The other day I was telling a friend that I thought the heartbreak songs he had written were lovely. It was the third anniversary of Zoe’s terminal diagnosis, and when I told him I was listening to more heartbreak songs that evening because it suited my mood, he replied that he hadn’t written any songs that heartbreaking.
That exchange got me thinking about how often people tell me that when they think of Zoe’s story, it puts their own troubles into perspective. I get that, and I know it’s been a life lesson for many people whose lives Zoe touched. It certainly helps me to put everyday disappointments and dramas in their place. Aren’t we all learning over and over not to sweat the small stuff? Actually if you have this completely figured out – please let me know 😉 Continue reading
“Above all be the heroine of your life, not the victim” – Nora Ephron
A few months ago, someone I had met just recently told me he thought I was fragile. In the context I don’t think they meant anything negative by it, and yet I was taken aback, and I’ve thought about it a lot since.
Not only is this not how I see myself (at least not these days), but I had deliberately chosen not to mention “my story”, as I sometimes choose with people I have just met precisely in order to avoid this type of response. The pity in their eyes, the frantic scramble to find something appropriate to say, the labels they attach to me, that I am Brave, that I am a Victim, that I am Permanently Sad, that I am some kind of Tragic Heroine because my daughter died. Continue reading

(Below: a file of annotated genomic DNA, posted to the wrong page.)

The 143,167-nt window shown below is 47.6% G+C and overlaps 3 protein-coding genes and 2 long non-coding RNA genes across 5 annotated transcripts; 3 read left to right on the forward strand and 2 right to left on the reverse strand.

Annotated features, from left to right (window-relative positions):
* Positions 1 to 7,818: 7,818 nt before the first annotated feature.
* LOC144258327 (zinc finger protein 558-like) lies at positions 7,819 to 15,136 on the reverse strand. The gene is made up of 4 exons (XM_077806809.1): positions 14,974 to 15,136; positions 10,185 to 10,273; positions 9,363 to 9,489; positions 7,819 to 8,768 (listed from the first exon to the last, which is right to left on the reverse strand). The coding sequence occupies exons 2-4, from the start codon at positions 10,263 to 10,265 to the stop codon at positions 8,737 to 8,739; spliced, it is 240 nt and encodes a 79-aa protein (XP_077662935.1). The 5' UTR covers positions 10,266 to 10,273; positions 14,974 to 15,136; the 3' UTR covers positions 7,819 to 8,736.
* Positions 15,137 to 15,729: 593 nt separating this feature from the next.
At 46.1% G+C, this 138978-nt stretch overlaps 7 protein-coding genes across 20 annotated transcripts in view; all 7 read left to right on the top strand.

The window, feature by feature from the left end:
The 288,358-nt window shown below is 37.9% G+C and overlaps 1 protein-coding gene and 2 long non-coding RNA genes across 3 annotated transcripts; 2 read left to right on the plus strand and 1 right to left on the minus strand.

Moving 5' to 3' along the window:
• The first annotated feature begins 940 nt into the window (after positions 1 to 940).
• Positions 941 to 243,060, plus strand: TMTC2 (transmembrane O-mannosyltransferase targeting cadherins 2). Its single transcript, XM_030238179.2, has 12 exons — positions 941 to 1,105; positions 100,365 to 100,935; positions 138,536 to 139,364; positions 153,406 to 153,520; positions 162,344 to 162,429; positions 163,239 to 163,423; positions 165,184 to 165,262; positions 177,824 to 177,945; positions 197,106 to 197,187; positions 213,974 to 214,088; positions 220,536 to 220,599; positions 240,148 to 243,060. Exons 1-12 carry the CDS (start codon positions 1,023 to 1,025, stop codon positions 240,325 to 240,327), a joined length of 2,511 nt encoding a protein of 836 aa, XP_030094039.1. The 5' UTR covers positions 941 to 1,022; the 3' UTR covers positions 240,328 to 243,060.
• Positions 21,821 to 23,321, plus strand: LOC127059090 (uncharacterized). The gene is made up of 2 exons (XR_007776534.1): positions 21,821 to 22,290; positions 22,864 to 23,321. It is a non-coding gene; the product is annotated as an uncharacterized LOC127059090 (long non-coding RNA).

“Hope is not optimism, nor is it conviction that something will go well. Rather it is the certainty that something has meaning…regardless of its outcome.” Vaclav Havel
From where I stand now, I feel I can truly say that life (for me anyway) is not about happiness, at least not in the ways it’s most commonly perceived to exist. Rather it is about finding peace and meaning. That doesn’t mean that I don’t feel any joy or happiness, but that I find those things through the meaning I attach to my life and experiences. Continue reading
Can one shaggy fickle moggy show you where you belong?
We didn’t adopt Charlie Cat, he adopted us, soon after we moved to our new house in 2008, the year before Zoe’s cancer diagnosis. We’d moved from a townhouse in the inner city to a single level house with a safe little garden Zoe could play in. No more lugging washing up two flights of stairs along with a strong willed toddler, or driving to where she could walk on the grass. It was a house that matched my dream of how family life should be, in a neighbourhood of other families, close to the zoo, playgrounds and the beach. There was even a walking school bus to the local primary school and a feijoa tree in the garden.
The week we moved here, I walked with then 2 year old Zoe to the supermarket around the corner. She stopped at virtually every house along the way. “Look, a house, a fence. Look another house, another fence.” With the right house, I felt sure we would become that perfect family, give Zoe a quintessential Kiwi childhood and that our marriage problems would become a distant memory. The addition of a household pet seemed like the icing on the cake. It felt like a sign that he had chosen us. Continue reading